Kenneth J. Heinz, the president of Hedge Fund Research, said hedge funds are generating “essentially flat” returns, generally because of difficult economic conditions.

Heinz said he would be surprised if returns remained flat for the rest of this year. The HFRI Fund Weighted Composite Index has returned 13.4% on an average basis annually over the past 18 years, he said.

“I expect to see greater capital flows into the industry, but I think we will see a lot of those flows moving into larger funds,” he said.

Paul Krugman on oil speculation (or lack thereof)

Speculation and Signatures

Paul Krugman
June 24, 2008
(Link to the original)

One of the problems in the debate over the role of speculation in oil prices is that hardly anyone, even among the economists, is writing down models. As a result, it’s not always clear what people are saying; and I’d argue that some of my colleagues aren’t clear on the implications of their own analysis.

So here’s some quick and dirty modeling that I think captures the essence of the debate.

A point of agreement between Guillermo Calvo and myself is that there’s a downward-sloping relationship between the current price of oil and the expected change in prices. Suppose, for example, that investors believe that the price one year from now will be PF, and they cling to that belief whatever the spot price P is. Then the expected rate of change of the oil price is (PF – P)/P. You don’t have to believe in this specific relationship; all I need is that there is a downward-sloping relationship between the spot price and the expected rate of change in the spot price.

Figure 1 shows that relationship. It also shows the cost of holding oil in storage, which consists both of the rent on the tank, or whatever, and the interest foregone by tying up wealth in physical commodities. (Yes, the independent variable is on the Y-axis. There’s a reason for that.)


Now, what Calvo and others suggest is that speculative expectations are currently determining the spot price – that the spot price is determined by the intersection of the two blue curves in Figure 1.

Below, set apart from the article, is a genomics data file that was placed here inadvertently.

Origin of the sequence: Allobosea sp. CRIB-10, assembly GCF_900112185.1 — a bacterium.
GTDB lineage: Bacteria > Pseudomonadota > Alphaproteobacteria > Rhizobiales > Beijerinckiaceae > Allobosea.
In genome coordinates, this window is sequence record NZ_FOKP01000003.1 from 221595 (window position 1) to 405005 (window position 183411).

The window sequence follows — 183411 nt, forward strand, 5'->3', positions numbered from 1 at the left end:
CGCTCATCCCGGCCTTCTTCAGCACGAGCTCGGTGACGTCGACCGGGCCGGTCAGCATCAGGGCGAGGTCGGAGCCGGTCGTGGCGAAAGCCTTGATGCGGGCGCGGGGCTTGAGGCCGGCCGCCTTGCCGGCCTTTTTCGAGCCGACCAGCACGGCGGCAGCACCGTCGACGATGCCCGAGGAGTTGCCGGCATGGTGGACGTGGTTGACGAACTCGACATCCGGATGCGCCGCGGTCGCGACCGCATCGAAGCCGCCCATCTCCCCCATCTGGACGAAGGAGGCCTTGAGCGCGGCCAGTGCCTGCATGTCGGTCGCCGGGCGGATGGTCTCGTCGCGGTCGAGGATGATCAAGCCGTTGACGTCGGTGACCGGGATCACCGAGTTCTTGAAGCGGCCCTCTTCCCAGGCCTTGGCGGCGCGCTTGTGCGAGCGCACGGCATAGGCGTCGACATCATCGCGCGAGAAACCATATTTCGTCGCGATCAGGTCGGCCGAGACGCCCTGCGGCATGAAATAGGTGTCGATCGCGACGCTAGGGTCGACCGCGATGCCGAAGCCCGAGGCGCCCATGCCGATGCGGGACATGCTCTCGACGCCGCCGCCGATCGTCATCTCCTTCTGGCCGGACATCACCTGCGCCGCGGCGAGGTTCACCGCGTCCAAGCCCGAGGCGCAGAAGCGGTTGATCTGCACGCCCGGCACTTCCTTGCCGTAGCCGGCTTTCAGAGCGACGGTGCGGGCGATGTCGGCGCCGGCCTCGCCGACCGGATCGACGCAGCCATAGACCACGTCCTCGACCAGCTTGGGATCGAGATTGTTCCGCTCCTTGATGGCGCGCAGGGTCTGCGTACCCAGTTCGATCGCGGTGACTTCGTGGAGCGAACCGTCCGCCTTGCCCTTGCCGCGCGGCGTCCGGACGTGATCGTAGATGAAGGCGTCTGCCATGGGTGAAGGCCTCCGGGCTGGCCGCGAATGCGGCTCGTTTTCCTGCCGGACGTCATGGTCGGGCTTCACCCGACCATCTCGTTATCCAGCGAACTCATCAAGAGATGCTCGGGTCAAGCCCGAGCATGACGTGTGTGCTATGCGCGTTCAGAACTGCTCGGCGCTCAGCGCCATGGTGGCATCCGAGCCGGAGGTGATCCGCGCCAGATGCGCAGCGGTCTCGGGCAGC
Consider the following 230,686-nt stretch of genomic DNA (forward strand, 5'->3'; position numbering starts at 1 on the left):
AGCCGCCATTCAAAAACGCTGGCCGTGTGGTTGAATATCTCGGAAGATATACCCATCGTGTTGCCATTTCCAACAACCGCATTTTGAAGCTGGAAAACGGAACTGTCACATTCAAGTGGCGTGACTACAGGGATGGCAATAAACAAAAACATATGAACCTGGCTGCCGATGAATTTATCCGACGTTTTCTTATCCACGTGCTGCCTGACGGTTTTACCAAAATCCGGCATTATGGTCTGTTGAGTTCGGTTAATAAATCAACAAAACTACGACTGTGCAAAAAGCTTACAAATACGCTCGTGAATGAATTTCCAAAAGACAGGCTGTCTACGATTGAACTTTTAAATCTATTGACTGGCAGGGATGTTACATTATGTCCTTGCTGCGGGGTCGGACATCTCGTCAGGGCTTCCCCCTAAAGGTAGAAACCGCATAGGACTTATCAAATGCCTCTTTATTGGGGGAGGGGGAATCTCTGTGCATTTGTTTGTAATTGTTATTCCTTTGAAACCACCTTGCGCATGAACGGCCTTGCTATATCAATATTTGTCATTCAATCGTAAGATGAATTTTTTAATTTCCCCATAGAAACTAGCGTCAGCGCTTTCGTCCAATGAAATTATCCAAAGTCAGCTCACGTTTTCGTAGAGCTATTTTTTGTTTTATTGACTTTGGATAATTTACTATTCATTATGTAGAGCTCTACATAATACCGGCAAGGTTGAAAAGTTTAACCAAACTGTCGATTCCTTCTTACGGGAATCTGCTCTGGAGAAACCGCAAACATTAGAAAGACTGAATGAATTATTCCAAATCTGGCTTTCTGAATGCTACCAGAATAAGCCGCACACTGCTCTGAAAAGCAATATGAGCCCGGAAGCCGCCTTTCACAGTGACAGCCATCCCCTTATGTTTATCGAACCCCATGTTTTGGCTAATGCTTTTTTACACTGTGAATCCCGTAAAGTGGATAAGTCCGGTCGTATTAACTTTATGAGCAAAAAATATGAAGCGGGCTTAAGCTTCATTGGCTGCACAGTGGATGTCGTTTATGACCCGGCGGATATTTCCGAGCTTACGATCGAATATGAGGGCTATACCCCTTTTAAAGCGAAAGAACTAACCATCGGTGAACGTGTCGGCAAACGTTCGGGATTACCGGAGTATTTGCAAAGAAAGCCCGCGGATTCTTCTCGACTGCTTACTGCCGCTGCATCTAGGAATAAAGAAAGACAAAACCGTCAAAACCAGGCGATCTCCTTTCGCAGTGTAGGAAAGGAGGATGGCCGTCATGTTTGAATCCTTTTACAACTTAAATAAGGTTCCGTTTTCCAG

This certainly could happen – but only under certain circumstances. To see what those circumstances are, look at Figure 2, a back-to-back diagram that adds the flow supply and demand for oil – that is, the oil pumped by producers and burned by consumers.


In Figure 2, the horizontal dashed line indicates the spot price. We have a short-term equilibrium in which the quantity of oil produced exceeds the quantity consumed, but speculators are willing to buy up the excess supply and store it, believing that the spot price will rise enough to make that a good investment. In this case expected future prices – and, speaking loosely, the futures market – are determining the spot price.

This isn’t unheard of. In fact, the market for wholesale gasoline normally looks like this in the late fall, winter, and early spring, as refiners accumulate stocks for the summer driving season.

But notice that this kind of speculatively driven spot price has two “signatures” – things one should see in the markets that go along with that kind of equilibrium. First, the point I’ve emphasized a lot: because of the excess flow supply, somebody must be accumulating inventory.

But the second signature is probably just as important: for this kind of situation to occur, the future and spot markets have to be in “contango”: futures price above spot, sufficiently so to make storage worthwhile.

What if that’s not true? Then the market looks like Figure 3: